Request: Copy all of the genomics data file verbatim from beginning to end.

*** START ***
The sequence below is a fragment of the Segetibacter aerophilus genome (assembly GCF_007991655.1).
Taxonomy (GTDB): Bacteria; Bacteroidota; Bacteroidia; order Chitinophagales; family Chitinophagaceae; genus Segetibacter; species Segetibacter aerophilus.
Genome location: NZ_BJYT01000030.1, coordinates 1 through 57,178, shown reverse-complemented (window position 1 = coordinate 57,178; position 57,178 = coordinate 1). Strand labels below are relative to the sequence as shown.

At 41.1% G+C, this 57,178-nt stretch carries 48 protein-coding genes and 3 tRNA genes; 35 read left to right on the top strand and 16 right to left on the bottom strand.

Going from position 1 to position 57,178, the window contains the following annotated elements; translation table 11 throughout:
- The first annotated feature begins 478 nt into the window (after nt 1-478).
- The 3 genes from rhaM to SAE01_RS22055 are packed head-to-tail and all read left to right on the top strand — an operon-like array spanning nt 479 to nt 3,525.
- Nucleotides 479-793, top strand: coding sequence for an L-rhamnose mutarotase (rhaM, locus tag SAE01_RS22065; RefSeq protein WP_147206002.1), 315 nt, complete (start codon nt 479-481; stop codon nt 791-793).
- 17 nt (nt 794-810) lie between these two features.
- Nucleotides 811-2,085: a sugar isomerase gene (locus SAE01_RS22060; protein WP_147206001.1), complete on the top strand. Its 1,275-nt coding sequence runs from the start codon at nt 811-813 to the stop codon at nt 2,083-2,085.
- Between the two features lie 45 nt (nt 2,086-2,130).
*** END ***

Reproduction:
The sequence below is a fragment of the Segetibacter aerophilus genome (assembly GCF_007991655.1).
Taxonomy (GTDB): Bacteria; Bacteroidota; Bacteroidia; order Chitinophagales; family Chitinophagaceae; genus Segetibacter; species Segetibacter aerophilus.
Genome location: NZ_BJYT01000030.1, coordinates 1 through 57,178, shown reverse-complemented (window position 1 = coordinate 57,178; position 57,178 = coordinate 1). Strand labels below are relative to the sequence as shown.

At 41.1% G+C, this 57,178-nt stretch carries 48 protein-coding genes and 3 tRNA genes; 35 read left to right on the top strand and 16 right to left on the bottom strand.

Going from position 1 to position 57,178, the window contains the following annotated elements; translation table 11 throughout:
- The first annotated feature begins 478 nt into the window (after nt 1-478).
- The 3 genes from rhaM to SAE01_RS22055 are packed head-to-tail and all read left to right on the top strand — an operon-like array spanning nt 479 to nt 3,525.
- Nucleotides 479-793, top strand: coding sequence for an L-rhamnose mutarotase (rhaM, locus tag SAE01_RS22065; RefSeq protein WP_147206002.1), 315 nt, complete (start codon nt 479-481; stop codon nt 791-793).
- 17 nt (nt 794-810) lie between these two features.
- Nucleotides 811-2,085: a sugar isomerase gene (locus SAE01_RS22060; protein WP_147206001.1), complete on the top strand. Its 1,275-nt coding sequence runs from the start codon at nt 811-813 to the stop codon at nt 2,083-2,085.
- Between the two features lie 45 nt (nt 2,086-2,130).